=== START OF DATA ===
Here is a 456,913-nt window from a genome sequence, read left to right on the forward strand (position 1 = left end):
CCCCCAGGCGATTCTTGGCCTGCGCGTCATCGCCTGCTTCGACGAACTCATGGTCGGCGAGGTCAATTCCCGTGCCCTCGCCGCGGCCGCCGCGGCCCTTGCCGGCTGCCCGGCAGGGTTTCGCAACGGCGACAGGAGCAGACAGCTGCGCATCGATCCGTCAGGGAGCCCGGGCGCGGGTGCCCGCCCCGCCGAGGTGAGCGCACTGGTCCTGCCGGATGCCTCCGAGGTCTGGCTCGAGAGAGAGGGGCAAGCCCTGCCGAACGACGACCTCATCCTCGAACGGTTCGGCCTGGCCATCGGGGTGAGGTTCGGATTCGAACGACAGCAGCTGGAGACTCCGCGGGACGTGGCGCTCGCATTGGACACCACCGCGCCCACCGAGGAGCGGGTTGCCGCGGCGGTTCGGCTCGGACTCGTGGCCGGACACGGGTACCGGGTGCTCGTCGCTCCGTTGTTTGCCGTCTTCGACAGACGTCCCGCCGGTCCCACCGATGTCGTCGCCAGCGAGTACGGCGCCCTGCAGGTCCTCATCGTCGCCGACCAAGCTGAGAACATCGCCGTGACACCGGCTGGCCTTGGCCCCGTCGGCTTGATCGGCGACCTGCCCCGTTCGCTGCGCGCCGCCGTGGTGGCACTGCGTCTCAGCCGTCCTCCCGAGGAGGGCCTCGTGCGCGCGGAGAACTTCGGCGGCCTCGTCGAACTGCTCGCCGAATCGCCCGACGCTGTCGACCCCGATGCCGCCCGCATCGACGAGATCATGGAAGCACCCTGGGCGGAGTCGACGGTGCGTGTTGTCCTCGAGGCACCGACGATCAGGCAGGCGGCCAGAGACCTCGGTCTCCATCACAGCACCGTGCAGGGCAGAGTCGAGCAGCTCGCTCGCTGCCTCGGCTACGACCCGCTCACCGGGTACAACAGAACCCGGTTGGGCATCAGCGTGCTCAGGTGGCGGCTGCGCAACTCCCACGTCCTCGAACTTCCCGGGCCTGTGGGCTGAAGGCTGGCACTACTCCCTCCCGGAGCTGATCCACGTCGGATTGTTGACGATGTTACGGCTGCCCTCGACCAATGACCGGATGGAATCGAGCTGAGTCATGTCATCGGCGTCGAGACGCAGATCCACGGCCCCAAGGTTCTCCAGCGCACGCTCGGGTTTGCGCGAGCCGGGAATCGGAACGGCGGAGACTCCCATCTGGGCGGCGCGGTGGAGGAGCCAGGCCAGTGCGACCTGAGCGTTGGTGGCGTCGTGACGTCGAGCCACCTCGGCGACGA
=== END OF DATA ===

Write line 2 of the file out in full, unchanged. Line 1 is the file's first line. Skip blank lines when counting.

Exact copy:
CCCCCAGGCGATTCTTGGCCTGCGCGTCATCGCCTGCTTCGACGAACTCATGGTCGGCGAGGTCAATTCCCGTGCCCTCGCCGCGGCCGCCGCGGCCCTTGCCGGCTGCCCGGCAGGGTTTCGCAACGGCGACAGGAGCAGACAGCTGCGCATCGATCCGTCAGGGAGCCCGGGCGCGGGTGCCCGCCCCGCCGAGGTGAGCGCACTGGTCCTGCCGGATGCCTCCGAGGTCTGGCTCGAGAGAGAGGGGCAAGCCCTGCCGAACGACGACCTCATCCTCGAACGGTTCGGCCTGGCCATCGGGGTGAGGTTCGGATTCGAACGACAGCAGCTGGAGACTCCGCGGGACGTGGCGCTCGCATTGGACACCACCGCGCCCACCGAGGAGCGGGTTGCCGCGGCGGTTCGGCTCGGACTCGTGGCCGGACACGGGTACCGGGTGCTCGTCGCTCCGTTGTTTGCCGTCTTCGACAGACGTCCCGCCGGTCCCACCGATGTCGTCGCCAGCGAGTACGGCGCCCTGCAGGTCCTCATCGTCGCCGACCAAGCTGAGAACATCGCCGTGACACCGGCTGGCCTTGGCCCCGTCGGCTTGATCGGCGACCTGCCCCGTTCGCTGCGCGCCGCCGTGGTGGCACTGCGTCTCAGCCGTCCTCCCGAGGAGGGCCTCGTGCGCGCGGAGAACTTCGGCGGCCTCGTCGAACTGCTCGCCGAATCGCCCGACGCTGTCGACCCCGATGCCGCCCGCATCGACGAGATCATGGAAGCACCCTGGGCGGAGTCGACGGTGCGTGTTGTCCTCGAGGCACCGACGATCAGGCAGGCGGCCAGAGACCTCGGTCTCCATCACAGCACCGTGCAGGGCAGAGTCGAGCAGCTCGCTCGCTGCCTCGGCTACGACCCGCTCACCGGGTACAACAGAACCCGGTTGGGCATCAGCGTGCTCAGGTGGCGGCTGCGCAACTCCCACGTCCTCGAACTTCCCGGGCCTGTGGGCTGAAGGCTGGCACTACTCCCTCCCGGAGCTGATCCACGTCGGATTGTTGACGATGTTACGGCTGCCCTCGACCAATGACCGGATGGAATCGAGCTGAGTCATGTCATCGGCGTCGAGACGCAGATCCACGGCCCCAAGGTTCTCCAGCGCACGCTCGGGTTTGCGCGAGCCGGGAATCGGAACGGCGGAGACTCCCATCTGGGCGGCGCGGTGGAGGAGCCAGGCCAGTGCGACCTGAGCGTTGGTGGCGTCGTGACGTCGAGCCACCTCGGCGACGA